Notes: Notre Dame PF Juwan Durham learns drill during sit-out basketball season
SOUTH BEND – Sitting out this season as a transfer, Notre Dame sophomore power forward Juwan Durham has often been encouraged by the coaching staff to break the law.
A member of the blue (reserve) team, Durham has specific daily instructions from coach Mike Brey — swat aside anything near the rim. Even if it means he goaltends. Giving up two points in scrimmage situations is worth it. Durham offers the Irish a different type of defensive dimension.
“I’m always on him to block shots,” Brey said of Durham. “Like, I don’t care if you goaltend. That’s something he can give us.”
Brey also has been on Durham to become more of an interior threat. In high school and last season at Connecticut, Durham preferred to play more of a face-up perimeter game. Though he still wanders out to shoot the occasional jumper, Durham knows that he’ll earn minutes next year, and for the next three, doing damage in the low post.
“I 110-percent agree,” Durham said before Thursday’s practice. “I’ve worked on my inside game. I’m going to do the things I need to do and take the steps I need to take to get better.”
Like embracing work in the weight room, a place Durham admits he once hated. His lone season at UConn — where he played at 6-foot-11, 207 pounds while averaging 1.6 points and 1.5 rebounds in 8.6 minutes —convinced him otherwise. He had to get stronger if he wanted to play longer minutes. Play a larger role.
Durham has since added 10 pounds and believes he can add close to 10 more before next summer’s foreign tour of the Bahamas, when he will be eligible and could challenge for a starting spot. He embraces everything about the weight room and the demands of strength and conditioning coach Tony Rolinski.
“Now it’s like second nature to me and I love it,” he said. “I love T-Ro. That’s my guy.”
In late fall, Durham underwent surgery on his left wrist. There were no broken bones or torn ligaments involved, just some clean-up work from damage done over time. He returned to practice early last week. His teammates noticed.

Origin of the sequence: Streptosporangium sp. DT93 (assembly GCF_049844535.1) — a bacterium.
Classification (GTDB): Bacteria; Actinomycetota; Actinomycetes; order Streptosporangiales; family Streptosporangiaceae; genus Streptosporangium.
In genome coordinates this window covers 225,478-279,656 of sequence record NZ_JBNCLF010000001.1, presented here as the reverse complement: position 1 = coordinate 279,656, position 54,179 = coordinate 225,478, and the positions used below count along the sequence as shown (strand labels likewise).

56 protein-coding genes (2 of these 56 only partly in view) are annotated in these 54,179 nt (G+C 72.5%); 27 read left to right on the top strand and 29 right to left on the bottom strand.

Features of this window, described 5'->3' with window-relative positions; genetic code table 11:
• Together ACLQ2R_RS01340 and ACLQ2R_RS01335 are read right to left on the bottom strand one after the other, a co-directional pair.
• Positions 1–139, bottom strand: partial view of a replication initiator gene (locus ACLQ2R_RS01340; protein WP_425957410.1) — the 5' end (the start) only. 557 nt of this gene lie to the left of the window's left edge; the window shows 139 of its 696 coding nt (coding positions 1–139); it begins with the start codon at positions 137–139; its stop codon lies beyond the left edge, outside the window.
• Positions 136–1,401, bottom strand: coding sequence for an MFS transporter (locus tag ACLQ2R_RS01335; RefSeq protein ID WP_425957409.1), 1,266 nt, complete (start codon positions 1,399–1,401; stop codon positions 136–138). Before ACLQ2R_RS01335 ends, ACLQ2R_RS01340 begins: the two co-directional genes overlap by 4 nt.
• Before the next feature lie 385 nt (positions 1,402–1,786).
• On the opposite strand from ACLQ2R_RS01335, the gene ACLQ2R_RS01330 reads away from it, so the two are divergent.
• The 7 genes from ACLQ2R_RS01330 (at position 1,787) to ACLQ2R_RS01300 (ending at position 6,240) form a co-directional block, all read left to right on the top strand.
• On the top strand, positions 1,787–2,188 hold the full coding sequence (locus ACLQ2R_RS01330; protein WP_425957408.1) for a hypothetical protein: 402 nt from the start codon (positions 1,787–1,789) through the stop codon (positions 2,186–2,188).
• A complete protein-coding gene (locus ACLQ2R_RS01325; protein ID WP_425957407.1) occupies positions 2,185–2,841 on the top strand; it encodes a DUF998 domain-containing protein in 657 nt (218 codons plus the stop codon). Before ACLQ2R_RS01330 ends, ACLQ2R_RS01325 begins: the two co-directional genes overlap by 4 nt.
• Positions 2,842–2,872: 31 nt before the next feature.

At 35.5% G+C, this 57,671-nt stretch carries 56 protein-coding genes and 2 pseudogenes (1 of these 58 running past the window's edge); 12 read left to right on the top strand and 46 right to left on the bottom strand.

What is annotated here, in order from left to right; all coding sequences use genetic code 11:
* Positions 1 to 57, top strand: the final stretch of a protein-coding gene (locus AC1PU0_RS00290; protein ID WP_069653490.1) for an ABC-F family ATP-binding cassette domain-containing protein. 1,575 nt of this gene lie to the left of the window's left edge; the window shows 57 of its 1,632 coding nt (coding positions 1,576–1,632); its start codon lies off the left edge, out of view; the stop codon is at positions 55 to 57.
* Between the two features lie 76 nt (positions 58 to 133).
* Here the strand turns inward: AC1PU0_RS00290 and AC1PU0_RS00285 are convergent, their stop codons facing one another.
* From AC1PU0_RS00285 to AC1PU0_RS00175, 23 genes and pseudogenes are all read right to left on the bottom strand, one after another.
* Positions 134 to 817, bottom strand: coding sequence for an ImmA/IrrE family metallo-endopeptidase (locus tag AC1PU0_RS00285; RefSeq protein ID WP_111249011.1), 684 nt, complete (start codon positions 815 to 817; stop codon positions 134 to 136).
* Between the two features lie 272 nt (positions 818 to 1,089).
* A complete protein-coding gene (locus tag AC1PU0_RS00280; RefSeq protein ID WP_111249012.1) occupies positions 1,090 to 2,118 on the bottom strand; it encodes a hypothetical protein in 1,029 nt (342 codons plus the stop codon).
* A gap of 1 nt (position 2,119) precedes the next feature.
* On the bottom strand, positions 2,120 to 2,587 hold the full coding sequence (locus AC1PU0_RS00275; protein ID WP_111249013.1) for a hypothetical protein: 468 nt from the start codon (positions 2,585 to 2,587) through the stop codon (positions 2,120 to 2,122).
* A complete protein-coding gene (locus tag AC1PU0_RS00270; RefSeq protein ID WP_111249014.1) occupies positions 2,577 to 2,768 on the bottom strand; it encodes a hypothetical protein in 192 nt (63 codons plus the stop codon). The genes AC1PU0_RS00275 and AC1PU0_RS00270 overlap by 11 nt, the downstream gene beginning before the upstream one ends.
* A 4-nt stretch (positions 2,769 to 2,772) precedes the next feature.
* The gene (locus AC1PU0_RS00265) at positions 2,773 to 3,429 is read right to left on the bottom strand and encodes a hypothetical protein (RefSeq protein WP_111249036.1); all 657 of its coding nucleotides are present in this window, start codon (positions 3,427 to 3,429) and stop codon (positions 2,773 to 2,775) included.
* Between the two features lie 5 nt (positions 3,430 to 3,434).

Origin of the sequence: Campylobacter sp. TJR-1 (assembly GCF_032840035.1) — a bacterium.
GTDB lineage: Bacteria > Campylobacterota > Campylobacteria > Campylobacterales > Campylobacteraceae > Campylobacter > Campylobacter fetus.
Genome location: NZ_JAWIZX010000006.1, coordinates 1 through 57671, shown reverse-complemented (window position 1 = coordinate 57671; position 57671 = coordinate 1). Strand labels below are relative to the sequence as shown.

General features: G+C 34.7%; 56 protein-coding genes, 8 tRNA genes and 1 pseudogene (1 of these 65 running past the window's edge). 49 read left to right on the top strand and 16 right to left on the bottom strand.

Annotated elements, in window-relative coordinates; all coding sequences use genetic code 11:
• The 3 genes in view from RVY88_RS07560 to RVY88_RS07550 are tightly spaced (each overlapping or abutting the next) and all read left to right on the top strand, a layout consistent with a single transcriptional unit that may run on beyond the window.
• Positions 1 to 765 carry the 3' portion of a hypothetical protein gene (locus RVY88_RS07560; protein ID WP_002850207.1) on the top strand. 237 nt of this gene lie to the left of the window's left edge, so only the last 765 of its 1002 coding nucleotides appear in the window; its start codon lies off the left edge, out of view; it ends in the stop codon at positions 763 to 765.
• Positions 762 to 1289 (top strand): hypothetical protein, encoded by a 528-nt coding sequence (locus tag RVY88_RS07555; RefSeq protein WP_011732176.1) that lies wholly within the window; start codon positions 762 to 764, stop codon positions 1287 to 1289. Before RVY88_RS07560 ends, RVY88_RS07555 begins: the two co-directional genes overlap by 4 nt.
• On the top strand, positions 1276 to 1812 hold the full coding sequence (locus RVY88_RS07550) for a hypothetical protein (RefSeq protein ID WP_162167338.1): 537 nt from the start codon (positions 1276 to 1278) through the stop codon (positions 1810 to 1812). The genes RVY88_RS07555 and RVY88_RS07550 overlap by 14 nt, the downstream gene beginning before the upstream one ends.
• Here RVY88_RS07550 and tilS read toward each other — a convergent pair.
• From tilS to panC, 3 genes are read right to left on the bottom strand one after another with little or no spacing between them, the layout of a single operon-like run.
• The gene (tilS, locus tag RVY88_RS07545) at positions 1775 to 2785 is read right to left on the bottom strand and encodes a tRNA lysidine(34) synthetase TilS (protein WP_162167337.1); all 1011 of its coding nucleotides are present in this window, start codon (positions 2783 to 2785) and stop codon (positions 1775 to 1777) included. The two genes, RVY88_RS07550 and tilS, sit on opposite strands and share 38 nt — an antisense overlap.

“He’s long and he alters shots,” said power forward Martinas Geben. “It definitely makes for a difficult matchup, slightly more difficult than we’ve had the last couple of years. He has a bright future here.”
The Virginia Tech game marked the first of three Saturday-Monday league swings for Notre Dame. Only No. 4 Duke has as many among the 15 ACC schools.
Duke is Monday’s opponent at Cameron Indoor Stadium. The Blue Devils (18-3; 6-3 ACC) trailed by as many as 13 points in a 65-63 home loss to No. 2 Virginia on Saturday. The game tipped at 2 p.m. Notre Dame and Virginia Tech started six hours later.
“Saturday-Mondays are hard enough, especially when you’re playing late,” Brey said. “It’s a quick turnaround.”
Why the inconsistencies in tip times? Thank television. If CBS wants Duke-Virginia during the day, it gets Duke-Virginia during the day. If ESPN prefers Notre Dame and Virginia Tech in the later evening window, that game gets the later evening window.
“Everybody’s trapped on TV stuff,” Brey said. “It is what it is.”
This weekend marked the first time in the five-year association with the ACC that Notre Dame played a Saturday night home game before a Monday night road game.
“It’s less a tough turnaround if you win the first one,” Brey said. “If you win the first one, your adrenaline helps you feel better for Monday night.”
Had Saturday’s game been an afternoon start, Notre Dame likely would have traveled to North Carolina that night. With the late tip, the Irish have an early-afternoon charter flight Sunday with a workout scheduled that night at Cameron.
“It will be a glorified shoot-around,” said Brey.
Notre Dame last played a Saturday night home game, then traveled Sunday to play a Monday road game during the 2010-11 season. Then a member of the Big East, Notre Dame beat St. John’s at home, 76-61, in a game that started at 8 p.m. Less than 48 hours later, it lost 79-57 at Marquette.
Notre Dame played again Saturday without power forward Bonzie Colson, who missed his seventh game with a broken left foot, without point guard Matt Farrell, out with a bone bruise to his left ankle and without freshman swingman D.J. Harvey, out with a bone bruise to his left knee.
Harvey missed his second straight game after suffering the injury in the first half of the Jan. 16 double-overtime loss to Louisville. Originally expected to miss a month, Harvey might be back earlier. Like next week at North Carolina State earlier.
“We’re hopeful,” Brey said. “He’s on the (stationary) bike getting the range of motion.”
Colson will have an X-ray early next month to see how his foot has healed. He could realistically return to practice in late February with a return for the season finale on March 3 at Virginia.
“That’s best case,” Brey said.
Farrell also is expected to miss Monday’s game at Duke, and then be re-evaluated Wednesday.
Brey has been honest with his team about their chances of winning enough to get back to the NCAA tournament for a fourth straight season. With a healthy Colson and a healthy Farrell, Notre Dame was expected to get to the Sweet 16. A break or two, and the Irish even might flirt with their first Final Four since 1978.
All that’s changed. If the Irish can go 9-9 or even 8-10 in ACC play and have an outside chance at sliding into the NCAA field of 68, Brey would take it.
“That’s as good as it gets,” he said. “I’m very realistic. If we can’t (get to 9-9 or 8-10) then we’re not part of March Madness. It’s real, real simple.
“Our guys know the reality of it.”